When Aaron Powell ('11) visited Sweden in 2016, he was struck by the bicycle-friendly nature of the country.
He noticed families used cargo bikes, in which a large cargo box was attached to a three-wheel bicycle so several children could fit into it while an adult steered the vehicle.
"That is what we need," he thought.
When Powell came back to the U.S., he couldn't find a similar product. So he created one.
Now he heads up Bunch Bikes, which he started in July 2017 and employs 11 workers in Denton. He's racked up big sales during the pandemic -- 95% online and 5% through bikes shops across the country -- as people have sought out outdoor activities. He also will appear on the March 26 episode of Shark Tank to pitch his business for investors. And the former teacher accomplished these feats without any formal business education.
"I wanted families to experience this lifestyle," he says. "I was going to keep going no matter what."
"The thing I got from music that has been essential is working for incremental progress daily for a decade or more to become proficient at an instrument," he says. "Every day, I worked on one little thing."
After he graduated, he taught band at Bettye Myers Middle School, riding his bike all the way for the 9-mile commute. He married Rachel Leslie ('10), an elementary education major who he met at West Hall.
When Powell founded Bunch Bikes, he realized he had so much to learn -- from manufacturing to marketing. UNT's Family Business and Entrepreneurship Club was a great resource to the community and provided him marketing tips.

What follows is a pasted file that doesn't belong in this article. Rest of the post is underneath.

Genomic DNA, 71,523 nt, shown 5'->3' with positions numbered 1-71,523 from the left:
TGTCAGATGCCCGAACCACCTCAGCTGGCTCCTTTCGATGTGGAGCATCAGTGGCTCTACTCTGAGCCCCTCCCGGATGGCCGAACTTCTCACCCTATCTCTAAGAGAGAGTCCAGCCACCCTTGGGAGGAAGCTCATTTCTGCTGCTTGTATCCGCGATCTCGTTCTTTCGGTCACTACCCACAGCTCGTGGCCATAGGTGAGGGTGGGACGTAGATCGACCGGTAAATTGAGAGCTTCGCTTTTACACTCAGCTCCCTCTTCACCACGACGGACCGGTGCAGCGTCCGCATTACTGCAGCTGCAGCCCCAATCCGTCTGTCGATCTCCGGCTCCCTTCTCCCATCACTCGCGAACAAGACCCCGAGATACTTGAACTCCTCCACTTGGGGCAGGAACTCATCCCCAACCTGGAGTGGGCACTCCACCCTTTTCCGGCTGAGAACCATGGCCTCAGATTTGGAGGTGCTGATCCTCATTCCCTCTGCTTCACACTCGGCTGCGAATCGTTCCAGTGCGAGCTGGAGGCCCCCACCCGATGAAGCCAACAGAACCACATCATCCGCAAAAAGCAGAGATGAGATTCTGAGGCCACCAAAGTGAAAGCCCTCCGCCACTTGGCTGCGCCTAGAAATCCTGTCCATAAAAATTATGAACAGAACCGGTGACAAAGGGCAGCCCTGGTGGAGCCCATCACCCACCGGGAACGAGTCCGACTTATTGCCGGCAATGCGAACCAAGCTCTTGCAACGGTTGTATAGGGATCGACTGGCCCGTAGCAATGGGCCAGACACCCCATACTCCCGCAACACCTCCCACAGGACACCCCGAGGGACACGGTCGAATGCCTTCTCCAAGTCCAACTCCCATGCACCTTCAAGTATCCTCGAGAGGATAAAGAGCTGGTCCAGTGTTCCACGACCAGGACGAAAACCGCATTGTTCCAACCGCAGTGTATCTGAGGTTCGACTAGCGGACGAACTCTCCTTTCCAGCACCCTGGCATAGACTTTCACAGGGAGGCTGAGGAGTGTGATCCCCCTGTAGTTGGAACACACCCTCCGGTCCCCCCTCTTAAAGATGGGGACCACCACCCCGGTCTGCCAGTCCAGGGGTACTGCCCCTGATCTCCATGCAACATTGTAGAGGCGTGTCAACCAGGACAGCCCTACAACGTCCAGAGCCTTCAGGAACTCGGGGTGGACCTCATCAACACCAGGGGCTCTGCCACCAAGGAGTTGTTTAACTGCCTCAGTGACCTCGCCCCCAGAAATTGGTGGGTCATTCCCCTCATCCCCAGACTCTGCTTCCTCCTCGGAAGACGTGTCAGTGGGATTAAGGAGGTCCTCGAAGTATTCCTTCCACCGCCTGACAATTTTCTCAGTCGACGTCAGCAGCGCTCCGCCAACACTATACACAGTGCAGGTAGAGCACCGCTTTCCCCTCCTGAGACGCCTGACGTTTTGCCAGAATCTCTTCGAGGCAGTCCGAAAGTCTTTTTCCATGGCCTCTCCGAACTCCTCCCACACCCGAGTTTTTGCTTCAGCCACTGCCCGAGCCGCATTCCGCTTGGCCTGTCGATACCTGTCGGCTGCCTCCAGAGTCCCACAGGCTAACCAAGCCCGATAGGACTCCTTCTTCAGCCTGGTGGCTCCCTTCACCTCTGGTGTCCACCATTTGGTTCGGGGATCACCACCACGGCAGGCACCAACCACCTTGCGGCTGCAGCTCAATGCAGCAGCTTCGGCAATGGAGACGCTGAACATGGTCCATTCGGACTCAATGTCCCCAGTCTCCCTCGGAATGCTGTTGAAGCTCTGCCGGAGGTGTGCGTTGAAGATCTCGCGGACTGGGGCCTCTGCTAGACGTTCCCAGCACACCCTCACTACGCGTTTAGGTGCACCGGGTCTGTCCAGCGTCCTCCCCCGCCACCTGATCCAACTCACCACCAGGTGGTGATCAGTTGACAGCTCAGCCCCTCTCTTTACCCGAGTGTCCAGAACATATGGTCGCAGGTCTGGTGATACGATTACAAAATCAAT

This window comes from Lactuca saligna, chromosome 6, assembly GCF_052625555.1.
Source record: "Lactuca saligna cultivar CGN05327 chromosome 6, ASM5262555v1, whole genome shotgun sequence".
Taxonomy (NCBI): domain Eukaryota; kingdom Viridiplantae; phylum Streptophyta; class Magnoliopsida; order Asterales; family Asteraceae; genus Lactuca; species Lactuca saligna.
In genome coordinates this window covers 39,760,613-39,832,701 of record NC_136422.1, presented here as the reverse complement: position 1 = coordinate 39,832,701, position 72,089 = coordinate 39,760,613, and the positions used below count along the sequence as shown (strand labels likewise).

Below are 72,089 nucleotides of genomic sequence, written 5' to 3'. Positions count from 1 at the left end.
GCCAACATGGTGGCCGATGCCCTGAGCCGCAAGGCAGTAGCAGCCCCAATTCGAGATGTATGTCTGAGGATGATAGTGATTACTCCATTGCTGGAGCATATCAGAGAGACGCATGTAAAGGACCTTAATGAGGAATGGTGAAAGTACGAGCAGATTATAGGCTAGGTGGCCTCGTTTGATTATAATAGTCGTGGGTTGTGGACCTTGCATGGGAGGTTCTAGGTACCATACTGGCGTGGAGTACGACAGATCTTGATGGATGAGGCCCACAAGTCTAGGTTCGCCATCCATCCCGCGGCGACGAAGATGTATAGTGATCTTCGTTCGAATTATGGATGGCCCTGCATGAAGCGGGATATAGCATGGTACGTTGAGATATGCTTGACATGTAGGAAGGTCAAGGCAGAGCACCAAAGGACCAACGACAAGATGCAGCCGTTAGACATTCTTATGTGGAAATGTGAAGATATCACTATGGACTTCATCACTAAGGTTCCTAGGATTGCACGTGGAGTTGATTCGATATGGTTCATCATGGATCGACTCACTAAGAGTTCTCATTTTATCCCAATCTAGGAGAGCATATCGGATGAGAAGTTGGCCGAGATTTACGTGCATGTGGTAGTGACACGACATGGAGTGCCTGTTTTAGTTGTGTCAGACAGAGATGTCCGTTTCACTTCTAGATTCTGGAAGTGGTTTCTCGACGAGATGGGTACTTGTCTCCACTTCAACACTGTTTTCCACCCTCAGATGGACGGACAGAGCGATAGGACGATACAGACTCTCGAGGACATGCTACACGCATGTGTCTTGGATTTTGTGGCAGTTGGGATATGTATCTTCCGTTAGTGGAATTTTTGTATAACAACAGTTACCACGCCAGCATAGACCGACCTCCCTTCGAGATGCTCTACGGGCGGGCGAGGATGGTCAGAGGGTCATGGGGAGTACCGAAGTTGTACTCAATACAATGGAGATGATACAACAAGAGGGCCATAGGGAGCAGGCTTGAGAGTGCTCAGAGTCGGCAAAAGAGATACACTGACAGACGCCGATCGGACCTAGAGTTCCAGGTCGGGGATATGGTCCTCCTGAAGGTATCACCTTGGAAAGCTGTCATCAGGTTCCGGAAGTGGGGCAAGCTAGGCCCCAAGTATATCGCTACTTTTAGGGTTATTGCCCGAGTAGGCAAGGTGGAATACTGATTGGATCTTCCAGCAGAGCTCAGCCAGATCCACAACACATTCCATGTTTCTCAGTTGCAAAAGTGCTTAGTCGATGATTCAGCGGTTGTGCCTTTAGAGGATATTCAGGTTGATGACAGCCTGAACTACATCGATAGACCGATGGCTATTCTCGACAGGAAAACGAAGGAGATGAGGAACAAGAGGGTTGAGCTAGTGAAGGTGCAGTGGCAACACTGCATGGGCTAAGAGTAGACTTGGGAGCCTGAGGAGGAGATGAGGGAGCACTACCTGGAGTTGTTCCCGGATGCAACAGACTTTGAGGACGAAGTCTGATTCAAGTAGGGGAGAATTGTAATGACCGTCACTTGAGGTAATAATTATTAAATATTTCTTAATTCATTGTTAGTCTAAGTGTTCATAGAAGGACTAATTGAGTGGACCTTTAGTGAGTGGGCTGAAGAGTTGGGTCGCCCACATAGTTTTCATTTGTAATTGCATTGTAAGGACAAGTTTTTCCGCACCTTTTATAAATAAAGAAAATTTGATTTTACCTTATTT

"There isn't a day I haven't thought about Bunch Bikes," he says. "A lot of great ideas have come to me in the shower."
During the winter, business usually slows down. And in late 2019 and early 2020, money was getting tight for Bunch Bikes. By the third week of March, Powell was eagerly waiting and ready for spring.
But major cities were shutting down because of COVID. Orders had stopped.
Then two weeks later, Powell says, "The sales were crazier than ever."
The outdoors and bicycle industries were selling out of their products instantly. With Covid increasing demand for bikes worldwide, manufacturing lead times tripled from 90 days to more than 300 days, with some components of his cargo bikes taking more than 18 months to get. To prepare, Powell has already ordered parts he needs to keep Bunch Bikes going for 2022. He has been raising money from investors to cover the cash flow gap caused by the bicycle industry supply chain being thrown out of whack.
With such success, he figured an appearance on Shark Tank, where entrepreneurs pitch their businesses to celebrity investors for money, may help even more.
"The experience was kind of surreal," he says. "I've watched the show and seen how it is like and then I was dropped in the middle of it. I asked myself, ‘Is this really happening?' But as I was taking part in the show with the entrepreneurs, it just felt like I was having a business conversation with friends."
He can definitely tout and stand behind his product. Powell uses his Bunch Bike almost every day to carry his children around, ages 6 and 3. The family owns only one car since they are able to haul other items, such as groceries, in the bike.
"There's almost nothing a family would need a van for that you can't use the cargo bike for," he says.